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Brain Drain – It’s All In Your Mind – Or Is It?

Do you have any of the following symptoms:

  • Migraines
  • Tinnitus
  • Sinus blockages
  • Swollen lymph glands in neck
  • Puffy eyes
  • Propensity for sore throats

Of course your first port of call should be to your local GP who will want to rule out more serious causes as well as treat these symptoms.

However one of the underlying causes of any of the above could be due to impeded fluid drainage from the brain, which may just require a gentle manual treatment to either unblock or increase the rate of flow of that fluid drainage, which may then alleviate those symptoms.

For those of you who want to understand where this brain fluid comes from, and why, then read on – otherwise skip to the last paragraph which explains the treatment!

The Science:

This is based on a large amount of research over recent years which I have attempted to encapsulate in a fully referenced extensive article posted on my website. However, these are the main points:

The brain as a living organism
Your brain is made up of billions of living cells all of which need nutrients and oxygen which it gets from the blood. However, these cells are surrounded by waste matter, toxins, bacteria and viruses, and excess plaque forming proteins. In order to prevent brain and bodily malfunction, these are regularly removed from the brain in two different fluids: Cerebro Spinal Fluid (CSF) which surrounds the brain in the outer meninges covering, and Interstitial Fluid (IF) which surrounds the cells in the middle of the brain.

Where does the fluid go to?
The CSF drains out of the front of the brain through a sieve like bony structure called the cribriform plate and into your sinuses around the eyes, nose, and face, your aural nodes around the ear, and also your throat. Eventually it drains into your neck glands (cervical nodes) and then into your blood stream near your collar bone. The ISF on the other hand drains directly to your neck rather than via your face and nasal channels. However, CSF also drains from the back of your head and eventually into your abdominal lumbar lymph nodes. All of this has been proven through the use of modern fluoroscopy and tracer dyes, as well as experimental surgical interventions, and anatomical studies.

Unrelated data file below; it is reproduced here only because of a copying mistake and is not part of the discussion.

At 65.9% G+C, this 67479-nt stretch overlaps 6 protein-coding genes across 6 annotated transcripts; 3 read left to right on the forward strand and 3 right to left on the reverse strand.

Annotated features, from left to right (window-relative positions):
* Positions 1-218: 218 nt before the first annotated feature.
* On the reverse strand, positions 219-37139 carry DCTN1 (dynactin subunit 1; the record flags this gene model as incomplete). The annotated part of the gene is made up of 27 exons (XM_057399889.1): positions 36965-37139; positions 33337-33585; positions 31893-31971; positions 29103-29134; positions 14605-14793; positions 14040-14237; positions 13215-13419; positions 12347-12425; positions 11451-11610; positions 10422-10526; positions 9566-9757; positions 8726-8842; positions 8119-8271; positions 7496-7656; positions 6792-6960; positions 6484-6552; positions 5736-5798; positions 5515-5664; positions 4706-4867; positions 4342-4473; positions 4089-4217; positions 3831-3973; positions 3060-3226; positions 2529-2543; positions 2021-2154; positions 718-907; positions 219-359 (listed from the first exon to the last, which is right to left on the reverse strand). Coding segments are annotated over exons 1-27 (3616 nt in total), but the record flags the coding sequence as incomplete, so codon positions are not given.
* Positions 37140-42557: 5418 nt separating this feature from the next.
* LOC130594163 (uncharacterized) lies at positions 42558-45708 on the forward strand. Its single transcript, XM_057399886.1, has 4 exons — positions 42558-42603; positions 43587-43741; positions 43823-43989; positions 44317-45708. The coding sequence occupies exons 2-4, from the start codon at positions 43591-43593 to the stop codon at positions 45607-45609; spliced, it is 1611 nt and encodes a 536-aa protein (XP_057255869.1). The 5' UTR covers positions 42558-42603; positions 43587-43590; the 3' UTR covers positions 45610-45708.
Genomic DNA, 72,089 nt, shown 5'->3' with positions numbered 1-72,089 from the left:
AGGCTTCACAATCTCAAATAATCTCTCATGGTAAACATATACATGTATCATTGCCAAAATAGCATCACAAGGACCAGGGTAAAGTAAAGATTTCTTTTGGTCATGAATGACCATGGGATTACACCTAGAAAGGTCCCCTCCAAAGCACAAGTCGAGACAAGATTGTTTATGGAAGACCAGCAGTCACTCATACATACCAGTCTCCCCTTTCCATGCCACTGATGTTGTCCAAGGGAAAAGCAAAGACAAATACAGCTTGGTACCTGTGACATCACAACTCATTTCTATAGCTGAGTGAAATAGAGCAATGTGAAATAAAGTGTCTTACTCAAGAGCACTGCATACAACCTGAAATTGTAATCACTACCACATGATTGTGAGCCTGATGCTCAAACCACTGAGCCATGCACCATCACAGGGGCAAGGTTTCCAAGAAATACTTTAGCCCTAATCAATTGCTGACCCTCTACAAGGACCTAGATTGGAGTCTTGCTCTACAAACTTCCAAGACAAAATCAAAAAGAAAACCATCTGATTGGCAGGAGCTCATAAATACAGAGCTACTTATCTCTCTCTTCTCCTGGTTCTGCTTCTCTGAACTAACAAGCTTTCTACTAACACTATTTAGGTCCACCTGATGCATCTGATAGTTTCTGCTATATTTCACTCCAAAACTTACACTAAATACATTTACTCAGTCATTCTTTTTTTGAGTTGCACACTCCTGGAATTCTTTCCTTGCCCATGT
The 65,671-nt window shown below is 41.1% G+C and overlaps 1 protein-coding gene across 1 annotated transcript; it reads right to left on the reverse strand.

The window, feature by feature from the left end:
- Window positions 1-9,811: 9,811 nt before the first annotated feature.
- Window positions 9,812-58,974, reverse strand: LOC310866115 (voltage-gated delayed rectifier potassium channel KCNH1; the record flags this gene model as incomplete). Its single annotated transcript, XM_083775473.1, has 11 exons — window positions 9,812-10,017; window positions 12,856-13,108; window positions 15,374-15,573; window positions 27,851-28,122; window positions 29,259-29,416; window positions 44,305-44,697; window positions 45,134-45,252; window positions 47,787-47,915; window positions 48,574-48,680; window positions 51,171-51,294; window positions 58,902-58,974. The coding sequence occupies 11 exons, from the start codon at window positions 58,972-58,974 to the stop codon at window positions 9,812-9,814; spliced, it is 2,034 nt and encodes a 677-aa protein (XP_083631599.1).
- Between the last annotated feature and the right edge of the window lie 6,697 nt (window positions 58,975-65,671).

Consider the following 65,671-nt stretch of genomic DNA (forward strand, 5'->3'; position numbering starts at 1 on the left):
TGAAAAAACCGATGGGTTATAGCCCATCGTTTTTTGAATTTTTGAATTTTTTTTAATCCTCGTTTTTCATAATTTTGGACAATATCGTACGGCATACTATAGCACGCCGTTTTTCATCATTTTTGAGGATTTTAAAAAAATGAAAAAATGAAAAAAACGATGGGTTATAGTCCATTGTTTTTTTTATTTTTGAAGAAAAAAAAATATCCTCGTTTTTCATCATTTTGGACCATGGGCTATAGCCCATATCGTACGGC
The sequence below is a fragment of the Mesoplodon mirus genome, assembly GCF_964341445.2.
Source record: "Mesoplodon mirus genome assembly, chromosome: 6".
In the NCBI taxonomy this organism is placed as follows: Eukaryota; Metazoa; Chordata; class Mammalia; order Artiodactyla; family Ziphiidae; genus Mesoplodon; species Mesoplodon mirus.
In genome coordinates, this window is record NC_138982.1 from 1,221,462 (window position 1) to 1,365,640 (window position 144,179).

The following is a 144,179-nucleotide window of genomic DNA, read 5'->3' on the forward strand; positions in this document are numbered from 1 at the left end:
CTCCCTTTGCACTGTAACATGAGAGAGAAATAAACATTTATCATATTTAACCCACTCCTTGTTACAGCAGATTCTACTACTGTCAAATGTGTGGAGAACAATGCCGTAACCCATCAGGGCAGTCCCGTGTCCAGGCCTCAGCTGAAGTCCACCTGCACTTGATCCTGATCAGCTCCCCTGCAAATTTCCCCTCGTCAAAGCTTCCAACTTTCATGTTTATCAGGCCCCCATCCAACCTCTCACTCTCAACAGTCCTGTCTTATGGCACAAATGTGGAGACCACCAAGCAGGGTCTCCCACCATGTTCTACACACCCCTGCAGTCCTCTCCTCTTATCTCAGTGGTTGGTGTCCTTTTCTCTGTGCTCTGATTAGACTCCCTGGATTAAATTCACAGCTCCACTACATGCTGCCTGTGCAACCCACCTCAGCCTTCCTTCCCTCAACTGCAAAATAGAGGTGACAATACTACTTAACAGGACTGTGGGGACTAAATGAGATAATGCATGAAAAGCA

What happens when all these unwanted toxins, bacteria and viruses arrive at the lymph nodes in the face, neck and abdomen?
Your lymph nodes contain T and B lymphocytes or white blood cells, which originate in the bone marrow. The former kill bacteria and some cancer cells, and the latter act on viruses. They are assisted by a number of other phagocytic cells. When the lymph node is dealing with this its exit valve temporarily shuts to stop the above reaching the blood, and so it swells (e.g. swollen “glands”) until treated. This is what is called your Adaptive Immune system in that it adapts to produce the right antibodies to fight the infection or virus.

What happens if this flow of fluid from the brain gets restricted?
Well, you can experience any of the previous symptoms. An example of one of the bacteria which can be found in the meninges layer of the brain is Lyme’s disease caused by the bacterium Borrelia Afzelii which can be passed on to humans through ticks found in long grass or woodland and is quite prevalent around here. It can be treated through antibiotics but sometimes lingers on and can lead to meningitis type symptoms or migraines. So it is important that it is flushed out of the brain and into the lymph system for neutralisation. An experiment was carried out by Foldi and others in 1994 in which lymph nodes in the neck were surgically blocked temporarily. This resulted in a gradual deterioration of the myelin sheath surrounding the brain’s nerve fibres and that “ a reduction in the transport capacity of lymphatics draining the brain triggered a viscious cycle with progressive cerebral deterioration” as well as a rise in intraocular pressure affecting eyesite, and there was also some hearing impairment. He provided evidence that lymph drainage alleviated these conditions.

There is a lot of research at the moment into the causes of protein plaque build up in the brain which can lead to certain neurological conditions such as Alzheimers, MS and dementia. It may be that restrictions in the exit of CSF flow due to age or traumas could result in this but further research needs to be done. What can cause this restriction in flow out of the brain? The ISF flows out along the outer walls of the incoming cerebral arteries and these channels can get blocked with age. The CSF flows to the face can be impeded through blockages in the sinuses or nasal mucosa, or even damage to the delicate cribriform plate. It also flows as stated to the abdominal nodes which, if there has been for instance some surgical or gynae intervention, can become less efficient at draining this fluid, and so can back up to the rear of the head causing swelling and headaches

How do I treat the above?
Manual lymph drainage is a gentle skin treatment to accelerate lymph flow towards lymph nodes (of which we have 600!) wherever the symptoms of lymph blockage or restriction might be anywhere in the body, so as to alleviate the above conditions. In the case of the brain, treatment is to the face, neck, rear of head, and abdomen and is only carried out after a full consultation and agreed treatment plan.

For a consultation, please ring Andrew Robertson, Lymphoedema Specialist BSc MLD at: 01403 871637
All treatments are carried out in a Covid secure clinic room and with full PPE

www.rumboldslymphclinic.co.uk

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